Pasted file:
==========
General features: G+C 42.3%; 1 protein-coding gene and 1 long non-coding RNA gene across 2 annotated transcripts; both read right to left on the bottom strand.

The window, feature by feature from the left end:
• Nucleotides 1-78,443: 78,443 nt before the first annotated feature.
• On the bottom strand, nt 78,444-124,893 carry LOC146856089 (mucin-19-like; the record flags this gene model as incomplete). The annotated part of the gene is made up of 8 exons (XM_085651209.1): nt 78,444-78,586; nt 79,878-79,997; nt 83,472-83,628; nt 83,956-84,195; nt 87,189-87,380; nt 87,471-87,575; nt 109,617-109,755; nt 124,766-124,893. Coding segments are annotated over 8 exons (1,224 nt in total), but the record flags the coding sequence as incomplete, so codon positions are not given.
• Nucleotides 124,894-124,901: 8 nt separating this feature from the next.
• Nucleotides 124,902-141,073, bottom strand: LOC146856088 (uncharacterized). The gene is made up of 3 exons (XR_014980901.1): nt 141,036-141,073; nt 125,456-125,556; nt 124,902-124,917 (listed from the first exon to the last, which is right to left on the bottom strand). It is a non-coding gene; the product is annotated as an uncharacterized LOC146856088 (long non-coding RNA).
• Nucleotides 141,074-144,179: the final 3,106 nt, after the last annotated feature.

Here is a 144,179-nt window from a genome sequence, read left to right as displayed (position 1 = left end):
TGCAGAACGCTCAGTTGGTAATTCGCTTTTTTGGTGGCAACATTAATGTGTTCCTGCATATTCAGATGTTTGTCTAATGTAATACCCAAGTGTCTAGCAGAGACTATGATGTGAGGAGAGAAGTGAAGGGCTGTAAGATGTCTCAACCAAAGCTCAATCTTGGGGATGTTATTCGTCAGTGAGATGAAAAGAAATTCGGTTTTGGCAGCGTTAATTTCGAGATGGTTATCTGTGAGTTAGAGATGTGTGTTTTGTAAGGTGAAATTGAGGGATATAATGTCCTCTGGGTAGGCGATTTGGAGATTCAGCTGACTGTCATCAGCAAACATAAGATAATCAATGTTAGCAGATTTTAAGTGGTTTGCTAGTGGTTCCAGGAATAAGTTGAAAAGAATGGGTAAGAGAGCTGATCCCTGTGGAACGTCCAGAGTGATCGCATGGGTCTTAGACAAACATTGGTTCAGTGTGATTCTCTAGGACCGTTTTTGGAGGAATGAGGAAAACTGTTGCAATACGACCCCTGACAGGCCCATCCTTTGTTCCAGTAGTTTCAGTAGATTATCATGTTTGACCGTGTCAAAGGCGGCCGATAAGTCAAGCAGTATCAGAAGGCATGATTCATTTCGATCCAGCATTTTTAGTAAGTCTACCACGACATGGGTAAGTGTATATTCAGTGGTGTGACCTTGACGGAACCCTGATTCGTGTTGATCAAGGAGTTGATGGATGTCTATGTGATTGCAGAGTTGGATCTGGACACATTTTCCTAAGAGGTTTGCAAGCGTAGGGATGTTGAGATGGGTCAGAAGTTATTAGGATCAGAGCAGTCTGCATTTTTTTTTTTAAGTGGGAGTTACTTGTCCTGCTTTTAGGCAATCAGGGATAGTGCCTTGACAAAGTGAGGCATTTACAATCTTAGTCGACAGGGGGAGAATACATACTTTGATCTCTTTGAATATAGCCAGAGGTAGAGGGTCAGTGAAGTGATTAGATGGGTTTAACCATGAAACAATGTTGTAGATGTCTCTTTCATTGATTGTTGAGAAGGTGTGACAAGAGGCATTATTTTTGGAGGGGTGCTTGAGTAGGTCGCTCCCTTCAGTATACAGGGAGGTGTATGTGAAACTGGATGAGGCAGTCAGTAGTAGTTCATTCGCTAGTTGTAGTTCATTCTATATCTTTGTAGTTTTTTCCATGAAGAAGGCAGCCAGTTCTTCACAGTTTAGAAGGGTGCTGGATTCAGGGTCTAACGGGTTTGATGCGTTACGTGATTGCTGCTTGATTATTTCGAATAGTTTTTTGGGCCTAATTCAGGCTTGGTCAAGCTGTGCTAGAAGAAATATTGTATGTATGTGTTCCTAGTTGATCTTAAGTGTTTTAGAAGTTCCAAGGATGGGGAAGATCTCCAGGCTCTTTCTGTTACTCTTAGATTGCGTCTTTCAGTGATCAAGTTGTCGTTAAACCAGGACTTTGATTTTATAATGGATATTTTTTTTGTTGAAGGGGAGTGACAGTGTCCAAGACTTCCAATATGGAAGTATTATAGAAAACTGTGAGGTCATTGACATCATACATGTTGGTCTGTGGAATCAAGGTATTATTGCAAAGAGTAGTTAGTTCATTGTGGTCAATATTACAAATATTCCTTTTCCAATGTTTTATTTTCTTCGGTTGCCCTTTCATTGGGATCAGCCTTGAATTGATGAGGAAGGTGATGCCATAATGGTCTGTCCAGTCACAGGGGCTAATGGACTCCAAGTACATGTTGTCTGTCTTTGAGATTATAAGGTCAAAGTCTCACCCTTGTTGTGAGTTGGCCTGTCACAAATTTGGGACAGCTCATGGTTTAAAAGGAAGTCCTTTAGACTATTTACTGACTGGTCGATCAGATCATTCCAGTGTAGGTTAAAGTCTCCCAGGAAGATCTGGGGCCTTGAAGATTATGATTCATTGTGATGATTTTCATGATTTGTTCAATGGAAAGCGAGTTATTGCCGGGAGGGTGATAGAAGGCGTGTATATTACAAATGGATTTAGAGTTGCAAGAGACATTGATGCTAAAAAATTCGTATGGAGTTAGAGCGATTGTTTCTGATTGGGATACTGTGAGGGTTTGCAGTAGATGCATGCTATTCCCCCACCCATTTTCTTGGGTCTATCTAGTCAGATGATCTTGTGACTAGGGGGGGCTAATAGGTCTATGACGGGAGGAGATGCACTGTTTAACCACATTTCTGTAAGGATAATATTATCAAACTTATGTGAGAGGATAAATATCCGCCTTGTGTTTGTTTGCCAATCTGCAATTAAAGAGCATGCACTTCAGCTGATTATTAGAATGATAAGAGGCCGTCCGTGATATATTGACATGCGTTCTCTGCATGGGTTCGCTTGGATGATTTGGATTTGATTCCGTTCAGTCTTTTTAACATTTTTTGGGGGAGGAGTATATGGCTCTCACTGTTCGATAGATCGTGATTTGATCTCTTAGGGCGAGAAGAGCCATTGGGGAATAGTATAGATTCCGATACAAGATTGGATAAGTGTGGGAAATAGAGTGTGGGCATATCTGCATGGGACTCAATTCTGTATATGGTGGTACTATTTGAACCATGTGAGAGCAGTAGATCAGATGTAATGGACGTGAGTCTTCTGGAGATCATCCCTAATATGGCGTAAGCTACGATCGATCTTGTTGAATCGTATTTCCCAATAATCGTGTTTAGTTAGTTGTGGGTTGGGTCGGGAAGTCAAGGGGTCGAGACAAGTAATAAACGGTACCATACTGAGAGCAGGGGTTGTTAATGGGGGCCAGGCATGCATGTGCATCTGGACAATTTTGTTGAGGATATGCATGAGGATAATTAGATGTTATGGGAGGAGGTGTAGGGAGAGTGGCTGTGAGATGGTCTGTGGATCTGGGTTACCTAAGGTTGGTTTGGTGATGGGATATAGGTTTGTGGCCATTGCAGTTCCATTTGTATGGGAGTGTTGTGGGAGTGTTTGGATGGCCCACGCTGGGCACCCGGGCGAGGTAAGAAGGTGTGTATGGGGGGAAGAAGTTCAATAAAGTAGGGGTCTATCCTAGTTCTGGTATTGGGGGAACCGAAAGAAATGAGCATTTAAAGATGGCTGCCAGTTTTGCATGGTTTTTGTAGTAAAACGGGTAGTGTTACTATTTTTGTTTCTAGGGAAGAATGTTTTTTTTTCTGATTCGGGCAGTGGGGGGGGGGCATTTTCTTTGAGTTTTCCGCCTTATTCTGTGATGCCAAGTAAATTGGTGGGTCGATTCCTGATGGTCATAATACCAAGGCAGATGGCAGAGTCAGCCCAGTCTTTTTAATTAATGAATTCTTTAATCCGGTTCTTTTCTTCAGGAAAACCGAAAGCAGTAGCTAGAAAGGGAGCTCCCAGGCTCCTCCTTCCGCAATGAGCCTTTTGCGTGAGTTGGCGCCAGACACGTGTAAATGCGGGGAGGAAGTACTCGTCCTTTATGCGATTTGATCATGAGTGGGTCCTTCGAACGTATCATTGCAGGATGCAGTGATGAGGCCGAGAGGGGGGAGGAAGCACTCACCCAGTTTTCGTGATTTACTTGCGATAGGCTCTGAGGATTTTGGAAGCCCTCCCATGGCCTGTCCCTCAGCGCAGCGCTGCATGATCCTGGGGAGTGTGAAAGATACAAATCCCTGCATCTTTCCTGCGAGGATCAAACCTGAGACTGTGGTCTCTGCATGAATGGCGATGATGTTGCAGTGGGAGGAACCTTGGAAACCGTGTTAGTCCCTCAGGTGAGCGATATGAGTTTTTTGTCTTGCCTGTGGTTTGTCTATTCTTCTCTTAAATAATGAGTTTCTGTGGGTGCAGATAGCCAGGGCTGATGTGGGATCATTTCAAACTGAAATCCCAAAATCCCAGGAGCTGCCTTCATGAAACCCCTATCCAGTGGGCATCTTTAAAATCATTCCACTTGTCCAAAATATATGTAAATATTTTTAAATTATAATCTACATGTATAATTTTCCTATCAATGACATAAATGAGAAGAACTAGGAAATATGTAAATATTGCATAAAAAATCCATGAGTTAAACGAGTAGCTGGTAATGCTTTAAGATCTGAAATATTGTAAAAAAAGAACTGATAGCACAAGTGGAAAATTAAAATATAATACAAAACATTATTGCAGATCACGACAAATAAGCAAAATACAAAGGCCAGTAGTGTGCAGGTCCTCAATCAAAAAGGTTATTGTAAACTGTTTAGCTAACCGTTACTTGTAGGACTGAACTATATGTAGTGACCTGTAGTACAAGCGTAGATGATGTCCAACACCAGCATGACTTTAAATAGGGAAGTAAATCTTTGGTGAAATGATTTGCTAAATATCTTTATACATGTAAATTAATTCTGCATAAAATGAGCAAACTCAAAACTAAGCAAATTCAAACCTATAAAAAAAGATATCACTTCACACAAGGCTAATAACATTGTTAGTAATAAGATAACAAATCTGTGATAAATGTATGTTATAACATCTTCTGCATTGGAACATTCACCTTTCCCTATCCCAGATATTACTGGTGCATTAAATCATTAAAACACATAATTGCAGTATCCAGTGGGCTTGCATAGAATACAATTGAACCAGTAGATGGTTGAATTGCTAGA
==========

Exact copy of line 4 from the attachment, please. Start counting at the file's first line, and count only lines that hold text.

• On the bottom strand, nt 78,444-124,893 carry LOC146856089 (mucin-19-like; the record flags this gene model as incomplete). The annotated part of the gene is made up of 8 exons (XM_085651209.1): nt 78,444-78,586; nt 79,878-79,997; nt 83,472-83,628; nt 83,956-84,195; nt 87,189-87,380; nt 87,471-87,575; nt 109,617-109,755; nt 124,766-124,893. Coding segments are annotated over 8 exons (1,224 nt in total), but the record flags the coding sequence as incomplete, so codon positions are not given.